9. Place the sheet pan in the oven and bake for 20 minutes. Rotate the sheet pan for even baking and continue to bake for 20 to 30 minutes, or until the loaves are golden brown, including along the sides and bottom, and register at least 185° to 190°F in the center. They should make a hollow sound when thumped on the bottom.

10. When the loaves are done, remove them immediately from the pans and cool on a rack for at least 1 hour before slicing or serving.


18 Responses to “Anadama Bread”

  1. Eliana on May 18, 2009 at 11:48 pm

    Your bread looks fantastic – especially in that great sandwich.


  2. Elyse on May 19, 2009 at 12:00 am

    Wow, that sandwich looks seriously good! Your bread turned out fabulous. The idea of baking through BBA is just awesome. I can’t wait to see all of the breads you bake up!


  3. Susie on May 19, 2009 at 5:53 am

    Your loaves look great. I don’t like to wait to cut into breads either but ‘now’ after starting this challenge I wait and the bread “IS” much better that way.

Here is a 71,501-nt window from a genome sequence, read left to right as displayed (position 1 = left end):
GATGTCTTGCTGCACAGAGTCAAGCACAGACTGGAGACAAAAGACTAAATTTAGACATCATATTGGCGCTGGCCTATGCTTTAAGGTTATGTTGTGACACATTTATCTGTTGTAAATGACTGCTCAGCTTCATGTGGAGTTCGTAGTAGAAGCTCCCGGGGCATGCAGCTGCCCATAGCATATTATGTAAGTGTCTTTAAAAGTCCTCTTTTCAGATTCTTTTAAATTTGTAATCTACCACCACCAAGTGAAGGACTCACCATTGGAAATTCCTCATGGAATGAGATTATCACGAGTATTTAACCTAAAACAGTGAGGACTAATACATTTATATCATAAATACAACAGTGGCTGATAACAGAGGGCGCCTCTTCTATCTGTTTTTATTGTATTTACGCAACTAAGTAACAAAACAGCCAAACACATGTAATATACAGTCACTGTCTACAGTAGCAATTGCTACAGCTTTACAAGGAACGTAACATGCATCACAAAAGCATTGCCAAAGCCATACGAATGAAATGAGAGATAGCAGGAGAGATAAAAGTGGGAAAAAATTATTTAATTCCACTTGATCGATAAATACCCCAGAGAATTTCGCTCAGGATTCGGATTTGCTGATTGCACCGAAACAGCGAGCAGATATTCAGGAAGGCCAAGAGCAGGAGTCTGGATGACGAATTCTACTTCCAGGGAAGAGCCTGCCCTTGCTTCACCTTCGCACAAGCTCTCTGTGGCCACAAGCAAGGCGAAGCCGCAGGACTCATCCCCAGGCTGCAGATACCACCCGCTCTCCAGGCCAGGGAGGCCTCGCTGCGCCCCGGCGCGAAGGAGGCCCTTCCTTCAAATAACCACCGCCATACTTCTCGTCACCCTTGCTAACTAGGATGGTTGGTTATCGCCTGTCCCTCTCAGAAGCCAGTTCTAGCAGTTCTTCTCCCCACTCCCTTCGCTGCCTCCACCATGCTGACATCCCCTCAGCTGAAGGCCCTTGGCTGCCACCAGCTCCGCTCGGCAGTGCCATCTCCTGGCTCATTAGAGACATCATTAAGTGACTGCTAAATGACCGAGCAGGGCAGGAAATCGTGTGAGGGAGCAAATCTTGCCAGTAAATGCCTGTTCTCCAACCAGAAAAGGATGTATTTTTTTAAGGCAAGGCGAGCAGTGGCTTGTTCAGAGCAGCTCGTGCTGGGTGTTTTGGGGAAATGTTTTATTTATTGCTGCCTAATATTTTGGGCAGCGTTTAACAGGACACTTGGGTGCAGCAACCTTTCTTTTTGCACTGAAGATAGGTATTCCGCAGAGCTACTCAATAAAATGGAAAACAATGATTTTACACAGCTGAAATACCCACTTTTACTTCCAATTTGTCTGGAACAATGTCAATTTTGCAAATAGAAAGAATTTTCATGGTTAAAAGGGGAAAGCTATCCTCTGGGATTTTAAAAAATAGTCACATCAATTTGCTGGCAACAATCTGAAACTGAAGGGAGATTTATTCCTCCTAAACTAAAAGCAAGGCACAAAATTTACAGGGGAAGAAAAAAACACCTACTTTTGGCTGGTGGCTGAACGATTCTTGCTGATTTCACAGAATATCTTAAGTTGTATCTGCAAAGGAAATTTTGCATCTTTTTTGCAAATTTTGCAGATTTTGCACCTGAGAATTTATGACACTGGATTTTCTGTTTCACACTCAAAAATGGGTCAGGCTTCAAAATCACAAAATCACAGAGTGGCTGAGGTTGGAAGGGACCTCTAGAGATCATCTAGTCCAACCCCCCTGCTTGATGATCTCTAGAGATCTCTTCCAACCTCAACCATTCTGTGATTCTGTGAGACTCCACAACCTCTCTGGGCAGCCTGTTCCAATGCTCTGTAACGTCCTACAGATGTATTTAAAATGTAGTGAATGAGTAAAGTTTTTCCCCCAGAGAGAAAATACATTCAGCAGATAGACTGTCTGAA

Great job.
    I’m baking along with you,


  4. Kathleen on May 19, 2009 at 6:33 am

    Thank you so much for these marvellous instructions and the wonderful inspiration to get baking! Your bread looks delicious, and I just love the colour of it in the mixer. I’m looking forward to trying this one.


  5. Donna@WayMoreHomemade on May 19, 2009 at 3:20 pm

    Yes, I made mine this past weekend and posted my results late last night. All went well.

    Yours looks wonderful and I love your sandwich idea.



  6. Shauna on May 19, 2009 at 8:45 pm

    That looks delicious! After seeing yours and Joelen’s posts it really makes me want to join this group as well.